Today in rock history: on this date in 1976, rock innovator David Bowie released his 10th studio album, Station To Station. Often regarded as one of his most ambitious and consistent works, the album ushered in one of Bowie’s most striking and intriguing personas known as the Thin White Duke. Following in the footsteps of its predecessor, 1975’s Young Americans, Station To Station found Bowie experimenting with funk and soul music while incorporating elements of electronic music to create one of the most groundbreaking albums of his career. The album’s lead single, “Golden Years” was a slice of blue-eyed soul that performed well on sales charts (peaking at No. 10 on the U.S. Billboard pop singles chart) and earned the British rocker an invitation to perform on weekly syndicated music program, Soul Train. The album was a massive success too: it peaked at No. 3 on in the United Stated and proved to be David’s highest charting and best-selling album up to that point. One of the album’s highlights was Bowie’s interpretation of the moody ballad “Wild Is The Wind” which was originally made popular in the 1950s by both crooner Johnny Mathis and jazz legend, Nina Simone. The album’s dramatic black and white cover photo captures the artist in a scene from the 1976 film he starred in, The Man Who Fell To Earth.
Today in rock history: on this date in 1977, British rock band Pink Floyd released its 10th album, Animals. Inspired by the classic George Orwell book, "Animal Farm," the record’s common theme involves political commentary of the state of Britain in the late 1970s. Another massive success for the ingenious band, Animals fared extremely well in both England and America where it remained in the upper reaches of sales charts for most of 1977 in both regions. Containing Floyd classics like “Pigs on the Wing” and “Sheep,” the album is considered by many die hard fans of the band to be its finest release.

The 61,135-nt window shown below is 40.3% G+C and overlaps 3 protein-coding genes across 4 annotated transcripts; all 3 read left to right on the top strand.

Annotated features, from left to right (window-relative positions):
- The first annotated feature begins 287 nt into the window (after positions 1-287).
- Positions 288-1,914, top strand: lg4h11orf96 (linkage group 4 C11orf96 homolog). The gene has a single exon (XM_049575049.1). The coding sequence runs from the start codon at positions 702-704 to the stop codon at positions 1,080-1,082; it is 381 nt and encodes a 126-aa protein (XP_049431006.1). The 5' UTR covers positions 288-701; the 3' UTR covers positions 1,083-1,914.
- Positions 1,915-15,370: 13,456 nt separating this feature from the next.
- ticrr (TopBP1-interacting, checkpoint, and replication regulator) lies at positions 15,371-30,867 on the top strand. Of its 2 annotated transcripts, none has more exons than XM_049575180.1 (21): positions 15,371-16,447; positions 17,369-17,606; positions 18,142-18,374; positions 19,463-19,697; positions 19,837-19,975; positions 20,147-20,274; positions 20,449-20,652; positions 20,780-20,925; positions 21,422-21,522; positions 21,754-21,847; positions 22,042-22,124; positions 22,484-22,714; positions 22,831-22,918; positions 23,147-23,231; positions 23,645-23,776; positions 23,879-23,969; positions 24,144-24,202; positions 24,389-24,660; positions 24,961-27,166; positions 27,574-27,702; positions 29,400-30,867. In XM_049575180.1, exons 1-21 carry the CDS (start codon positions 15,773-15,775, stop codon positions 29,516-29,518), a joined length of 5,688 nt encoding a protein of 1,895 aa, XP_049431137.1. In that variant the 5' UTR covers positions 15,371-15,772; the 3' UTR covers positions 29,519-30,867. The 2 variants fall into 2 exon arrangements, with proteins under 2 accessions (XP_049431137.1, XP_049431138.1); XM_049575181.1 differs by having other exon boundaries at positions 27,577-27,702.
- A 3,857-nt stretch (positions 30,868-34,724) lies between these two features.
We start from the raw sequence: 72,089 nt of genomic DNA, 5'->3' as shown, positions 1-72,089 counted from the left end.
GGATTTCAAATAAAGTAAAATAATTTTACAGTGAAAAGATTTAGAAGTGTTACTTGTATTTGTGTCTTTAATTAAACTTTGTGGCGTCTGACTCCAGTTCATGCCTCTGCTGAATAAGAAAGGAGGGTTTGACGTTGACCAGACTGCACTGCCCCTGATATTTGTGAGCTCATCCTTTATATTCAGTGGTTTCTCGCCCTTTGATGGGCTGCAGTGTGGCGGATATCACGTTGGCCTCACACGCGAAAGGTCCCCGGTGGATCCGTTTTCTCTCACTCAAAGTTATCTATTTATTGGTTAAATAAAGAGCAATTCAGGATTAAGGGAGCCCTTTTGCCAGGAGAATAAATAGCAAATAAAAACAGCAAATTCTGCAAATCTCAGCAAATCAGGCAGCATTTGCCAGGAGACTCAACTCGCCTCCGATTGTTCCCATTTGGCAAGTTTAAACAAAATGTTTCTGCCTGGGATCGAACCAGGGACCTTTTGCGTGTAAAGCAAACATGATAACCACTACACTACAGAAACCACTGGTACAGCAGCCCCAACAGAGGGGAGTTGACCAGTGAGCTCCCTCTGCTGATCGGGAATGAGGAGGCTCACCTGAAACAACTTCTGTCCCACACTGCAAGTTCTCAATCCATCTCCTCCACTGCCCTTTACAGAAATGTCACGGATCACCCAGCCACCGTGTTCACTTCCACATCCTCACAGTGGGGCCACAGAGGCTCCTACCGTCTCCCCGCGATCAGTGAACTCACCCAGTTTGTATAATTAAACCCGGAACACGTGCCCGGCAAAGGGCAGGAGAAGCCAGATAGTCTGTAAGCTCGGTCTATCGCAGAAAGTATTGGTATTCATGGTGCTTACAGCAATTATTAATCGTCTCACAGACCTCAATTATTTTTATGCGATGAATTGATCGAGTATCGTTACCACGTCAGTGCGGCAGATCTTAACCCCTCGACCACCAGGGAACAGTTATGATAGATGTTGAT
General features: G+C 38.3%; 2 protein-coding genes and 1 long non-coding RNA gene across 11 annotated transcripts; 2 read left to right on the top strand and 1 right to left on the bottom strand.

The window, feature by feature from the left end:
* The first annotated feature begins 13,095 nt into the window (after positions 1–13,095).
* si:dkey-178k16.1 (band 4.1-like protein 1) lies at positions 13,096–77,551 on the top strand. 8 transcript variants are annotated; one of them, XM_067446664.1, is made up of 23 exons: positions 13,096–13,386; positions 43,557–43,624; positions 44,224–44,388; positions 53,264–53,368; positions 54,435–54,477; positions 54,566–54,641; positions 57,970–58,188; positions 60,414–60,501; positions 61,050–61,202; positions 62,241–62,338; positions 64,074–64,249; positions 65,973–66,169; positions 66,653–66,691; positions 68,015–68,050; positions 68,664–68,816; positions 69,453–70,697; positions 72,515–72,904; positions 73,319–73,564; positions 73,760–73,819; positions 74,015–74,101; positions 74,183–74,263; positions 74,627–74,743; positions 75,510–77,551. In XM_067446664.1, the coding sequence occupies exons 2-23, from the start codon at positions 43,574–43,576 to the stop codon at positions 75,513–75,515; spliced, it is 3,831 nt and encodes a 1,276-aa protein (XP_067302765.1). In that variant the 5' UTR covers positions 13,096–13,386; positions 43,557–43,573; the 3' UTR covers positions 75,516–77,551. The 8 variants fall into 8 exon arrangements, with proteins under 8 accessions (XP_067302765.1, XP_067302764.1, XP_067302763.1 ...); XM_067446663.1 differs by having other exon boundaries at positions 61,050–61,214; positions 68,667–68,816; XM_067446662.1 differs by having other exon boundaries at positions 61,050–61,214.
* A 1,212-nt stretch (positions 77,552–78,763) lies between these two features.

Today in rock history: on this date in 1978, the extremely talented yet sadly underrated lead guitarist of rock group Chicago, Terry Kath, died in a most unfortunate accident. Following a party, the skilled musician who regularly carried handguns was showing off a 9mm pistol to a member of the band’s road crew who’d warned him to be careful with the firearm. Assuring him that the gun was not loaded, Kath showed the chamber of the gun to the concerned gentleman to assure him there was nothing to worry about. To prove his point, Kath the held the gun to his temple and pulled the trigger, not realizing that one round remained in the pistol. The shot killed the gifted guitarist instantly and the band and their fans were left with a huge void in the dynamic of the group. Many felt that, had Kath been more of a showman, he’d have gotten more noticed within the large band and would have been better recognized for his superb guitar skills.
Today in rock history: on this date in 1981, Elvis Costello released his fifth studio album, Trust. As his fourth release featuring his stunning backing band The Attractions, the record was a major step in Costello’s career and showed his depth and versatility in grand fashion. After being characterized as the angry young man to emerge from the punk/new wave movement, Trust found the clever songwriter dabbling in a variety of genres including jazz, country, rockabilly and torch ballads. Another highly regarded and critically acclaimed album for Elvis, Trust made it as high as No. 28 on the U.S. Billboard albums chart and boasted the stylistic triumphs, “Clubland,” “New Lace Sleeves” and “Watch Your Step.” The album also contains “From a Whisper to a Scream,” a high energy duet with Squeeze lead singer Glenn Tilbrook that charted well as a single in England.